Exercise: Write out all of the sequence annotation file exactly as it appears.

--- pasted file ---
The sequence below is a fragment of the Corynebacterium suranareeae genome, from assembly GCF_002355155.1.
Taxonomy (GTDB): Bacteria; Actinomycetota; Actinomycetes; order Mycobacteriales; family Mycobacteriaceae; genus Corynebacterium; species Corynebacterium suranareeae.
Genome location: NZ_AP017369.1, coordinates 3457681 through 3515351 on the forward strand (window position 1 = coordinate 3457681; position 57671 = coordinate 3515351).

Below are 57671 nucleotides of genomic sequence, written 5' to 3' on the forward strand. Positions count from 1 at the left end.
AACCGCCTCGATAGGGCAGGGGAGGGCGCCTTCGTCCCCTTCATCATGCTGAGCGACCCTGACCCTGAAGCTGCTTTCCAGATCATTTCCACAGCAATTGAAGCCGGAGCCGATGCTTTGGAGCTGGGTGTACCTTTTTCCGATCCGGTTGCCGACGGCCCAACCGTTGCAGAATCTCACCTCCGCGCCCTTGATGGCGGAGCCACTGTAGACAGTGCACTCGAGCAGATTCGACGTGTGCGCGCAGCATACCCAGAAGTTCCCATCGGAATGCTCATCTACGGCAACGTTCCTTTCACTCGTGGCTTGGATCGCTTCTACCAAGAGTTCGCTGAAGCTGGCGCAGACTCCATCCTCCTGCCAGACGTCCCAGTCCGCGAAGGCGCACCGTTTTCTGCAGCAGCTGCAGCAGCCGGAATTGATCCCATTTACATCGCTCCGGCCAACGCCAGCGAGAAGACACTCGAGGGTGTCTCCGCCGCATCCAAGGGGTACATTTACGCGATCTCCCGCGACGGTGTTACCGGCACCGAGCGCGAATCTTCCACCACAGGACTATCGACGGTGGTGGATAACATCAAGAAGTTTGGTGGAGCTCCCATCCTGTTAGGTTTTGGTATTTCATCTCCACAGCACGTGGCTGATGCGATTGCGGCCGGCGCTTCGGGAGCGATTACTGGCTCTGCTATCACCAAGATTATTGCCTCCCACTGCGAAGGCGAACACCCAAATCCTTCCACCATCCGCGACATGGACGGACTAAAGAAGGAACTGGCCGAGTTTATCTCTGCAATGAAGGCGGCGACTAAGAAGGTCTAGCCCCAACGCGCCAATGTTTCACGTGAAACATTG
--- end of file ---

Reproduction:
The sequence below is a fragment of the Corynebacterium suranareeae genome, from assembly GCF_002355155.1.
Taxonomy (GTDB): Bacteria; Actinomycetota; Actinomycetes; order Mycobacteriales; family Mycobacteriaceae; genus Corynebacterium; species Corynebacterium suranareeae.
Genome location: NZ_AP017369.1, coordinates 3457681 through 3515351 on the forward strand (window position 1 = coordinate 3457681; position 57671 = coordinate 3515351).

Below are 57671 nucleotides of genomic sequence, written 5' to 3' on the forward strand. Positions count from 1 at the left end.
AACCGCCTCGATAGGGCAGGGGAGGGCGCCTTCGTCCCCTTCATCATGCTGAGCGACCCTGACCCTGAAGCTGCTTTCCAGATCATTTCCACAGCAATTGAAGCCGGAGCCGATGCTTTGGAGCTGGGTGTACCTTTTTCCGATCCGGTTGCCGACGGCCCAACCGTTGCAGAATCTCACCTCCGCGCCCTTGATGGCGGAGCCACTGTAGACAGTGCACTCGAGCAGATTCGACGTGTGCGCGCAGCATACCCAGAAGTTCCCATCGGAATGCTCATCTACGGCAACGTTCCTTTCACTCGTGGCTTGGATCGCTTCTACCAAGAGTTCGCTGAAGCTGGCGCAGACTCCATCCTCCTGCCAGACGTCCCAGTCCGCGAAGGCGCACCGTTTTCTGCAGCAGCTGCAGCAGCCGGAATTGATCCCATTTACATCGCTCCGGCCAACGCCAGCGAGAAGACACTCGAGGGTGTCTCCGCCGCATCCAAGGGGTACATTTACGCGATCTCCCGCGACGGTGTTACCGGCACCGAGCGCGAATCTTCCACCACAGGACTATCGACGGTGGTGGATAACATCAAGAAGTTTGGTGGAGCTCCCATCCTGTTAGGTTTTGGTATTTCATCTCCACAGCACGTGGCTGATGCGATTGCGGCCGGCGCTTCGGGAGCGATTACTGGCTCTGCTATCACCAAGATTATTGCCTCCCACTGCGAAGGCGAACACCCAAATCCTTCCACCATCCGCGACATGGACGGACTAAAGAAGGAACTGGCCGAGTTTATCTCTGCAATGAAGGCGGCGACTAAGAAGGTCTAGCCCCAACGCGCCAATGTTTCACGTGAAACATTG